I have no doubt that your kitchen contains some 5S standards. You will have a fixed location for everything that you have in there. Pots and pans, cutlery, and glasses—everything is put in the same place every time. Chances are that the things you use most are kept in the place that is easiest for you to access when you need them. For example, coffee cups may be close to the coffee machine, and soap may be next to the sink. Kitchen appliances you need less often might be high up, at the back of cabinets, or even in another room if you don´t use them much.

All these “standards” for organizing the kitchen are (unconsciously) helping us to be efficient in the routine tasks that we do in our daily live. When we make a cup of coffee, we never have to look for the coffee cups, because they are always on the same shelf. We don’t have to open several different cabinets and wonder where our spouse has put them this time after washing the dishes. You will also find 5S standards in supermarkets. Fortunately, all vegetables are kept close together, and so are dairy products. Products are also always placed at the same spot every time to prevent you from having to search for them. Imagine what would happen if this were not the case. You would have to search the entire supermarket for all your products every time you went shopping!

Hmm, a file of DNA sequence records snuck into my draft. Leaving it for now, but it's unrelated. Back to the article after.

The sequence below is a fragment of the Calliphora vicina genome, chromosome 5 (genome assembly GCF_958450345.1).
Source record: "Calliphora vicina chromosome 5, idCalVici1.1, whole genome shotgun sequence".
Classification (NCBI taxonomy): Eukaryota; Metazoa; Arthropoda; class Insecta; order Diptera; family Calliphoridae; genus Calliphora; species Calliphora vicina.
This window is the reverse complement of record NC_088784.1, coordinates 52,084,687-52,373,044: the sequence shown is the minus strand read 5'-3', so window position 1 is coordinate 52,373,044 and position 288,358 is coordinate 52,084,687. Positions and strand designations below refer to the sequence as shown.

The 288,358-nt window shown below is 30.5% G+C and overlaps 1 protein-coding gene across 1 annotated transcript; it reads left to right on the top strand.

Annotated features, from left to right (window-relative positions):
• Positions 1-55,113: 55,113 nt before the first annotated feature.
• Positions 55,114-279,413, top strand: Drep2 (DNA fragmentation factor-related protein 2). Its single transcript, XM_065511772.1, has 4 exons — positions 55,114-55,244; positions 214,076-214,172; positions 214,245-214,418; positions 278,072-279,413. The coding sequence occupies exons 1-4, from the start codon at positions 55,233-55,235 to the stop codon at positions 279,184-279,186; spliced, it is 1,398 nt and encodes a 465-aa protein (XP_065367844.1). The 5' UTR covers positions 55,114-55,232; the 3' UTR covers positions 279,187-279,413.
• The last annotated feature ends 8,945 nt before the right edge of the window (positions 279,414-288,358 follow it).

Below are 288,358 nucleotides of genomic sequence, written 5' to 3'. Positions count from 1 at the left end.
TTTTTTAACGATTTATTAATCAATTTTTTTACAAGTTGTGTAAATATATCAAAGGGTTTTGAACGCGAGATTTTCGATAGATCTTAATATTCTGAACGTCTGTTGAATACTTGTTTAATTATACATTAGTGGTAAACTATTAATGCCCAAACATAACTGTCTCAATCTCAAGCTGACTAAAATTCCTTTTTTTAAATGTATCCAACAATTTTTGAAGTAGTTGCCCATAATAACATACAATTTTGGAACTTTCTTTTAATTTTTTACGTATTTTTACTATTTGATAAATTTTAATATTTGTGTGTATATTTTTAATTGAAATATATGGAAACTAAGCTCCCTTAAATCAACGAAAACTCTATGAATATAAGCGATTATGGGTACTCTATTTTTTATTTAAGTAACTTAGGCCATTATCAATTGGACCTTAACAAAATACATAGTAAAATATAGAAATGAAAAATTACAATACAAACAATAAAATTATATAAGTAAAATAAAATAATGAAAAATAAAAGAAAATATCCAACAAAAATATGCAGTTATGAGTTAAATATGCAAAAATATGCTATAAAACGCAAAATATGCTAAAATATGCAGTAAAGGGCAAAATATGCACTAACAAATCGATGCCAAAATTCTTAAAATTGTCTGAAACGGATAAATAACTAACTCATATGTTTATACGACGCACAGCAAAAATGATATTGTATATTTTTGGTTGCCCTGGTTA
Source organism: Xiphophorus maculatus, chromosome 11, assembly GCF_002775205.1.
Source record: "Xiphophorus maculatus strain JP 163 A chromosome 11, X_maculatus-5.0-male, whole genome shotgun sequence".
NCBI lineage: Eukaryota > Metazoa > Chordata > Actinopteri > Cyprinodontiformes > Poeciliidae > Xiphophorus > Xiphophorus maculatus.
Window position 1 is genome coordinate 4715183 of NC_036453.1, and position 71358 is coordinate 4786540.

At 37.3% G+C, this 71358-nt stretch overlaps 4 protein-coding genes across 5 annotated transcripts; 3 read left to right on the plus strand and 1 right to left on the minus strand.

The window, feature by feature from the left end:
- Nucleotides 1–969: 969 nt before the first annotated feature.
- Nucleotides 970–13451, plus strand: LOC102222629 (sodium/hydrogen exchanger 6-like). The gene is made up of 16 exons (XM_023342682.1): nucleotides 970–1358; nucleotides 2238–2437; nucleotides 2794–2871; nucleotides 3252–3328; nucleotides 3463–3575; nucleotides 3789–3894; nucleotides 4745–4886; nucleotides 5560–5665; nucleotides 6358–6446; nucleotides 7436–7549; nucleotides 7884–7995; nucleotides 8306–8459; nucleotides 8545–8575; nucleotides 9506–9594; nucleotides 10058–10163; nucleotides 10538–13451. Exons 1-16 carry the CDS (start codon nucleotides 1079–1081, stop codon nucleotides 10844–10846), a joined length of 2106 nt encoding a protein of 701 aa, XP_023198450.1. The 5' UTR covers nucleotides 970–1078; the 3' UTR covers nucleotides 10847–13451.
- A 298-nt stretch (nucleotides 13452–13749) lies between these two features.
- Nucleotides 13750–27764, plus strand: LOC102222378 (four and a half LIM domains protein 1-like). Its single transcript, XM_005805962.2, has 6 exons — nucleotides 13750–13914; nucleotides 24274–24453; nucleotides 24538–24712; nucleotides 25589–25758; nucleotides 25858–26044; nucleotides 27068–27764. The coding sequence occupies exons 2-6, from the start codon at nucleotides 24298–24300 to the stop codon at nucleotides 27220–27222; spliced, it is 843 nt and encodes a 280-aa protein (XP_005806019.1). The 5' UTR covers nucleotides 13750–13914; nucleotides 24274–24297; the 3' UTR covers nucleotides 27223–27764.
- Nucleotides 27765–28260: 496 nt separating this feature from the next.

The concept of 5S is therefore really nothing new. Almost everyone has been exposed to the concept on a routine basis and even in working environments, I am sure you already have defined some unofficial 5S standards as well to make your work environment more efficient.

Finally these tools need to be used and improved continuously (Sustain). In theory this sounds easy, but what about putting 5S to practice?

Continue to:

5S in practice - Sort and Straighten


*This article forms the basis of one chapter of the book Lean Transformations. The book further explains the link between 5S and the three enemies of lean, and how you can make it the perfect starting tool in a Lean Transformation.

** To learn more about 5S and how to implement it, I refer to my book Sustainable 5S



Panneman, T, 2017, Lean Transformations - When and How to climb The Four Steps of Lean Maturity, Maarssen (NL): panview (summary / order this book)

Panneman, T., 2019, Sustainable 5S - How to Use the lean Starting Tool Tool to Improve Flow, Productivity and Employee Satisfaction, Dublin: MudaMasters  (summary / order this book)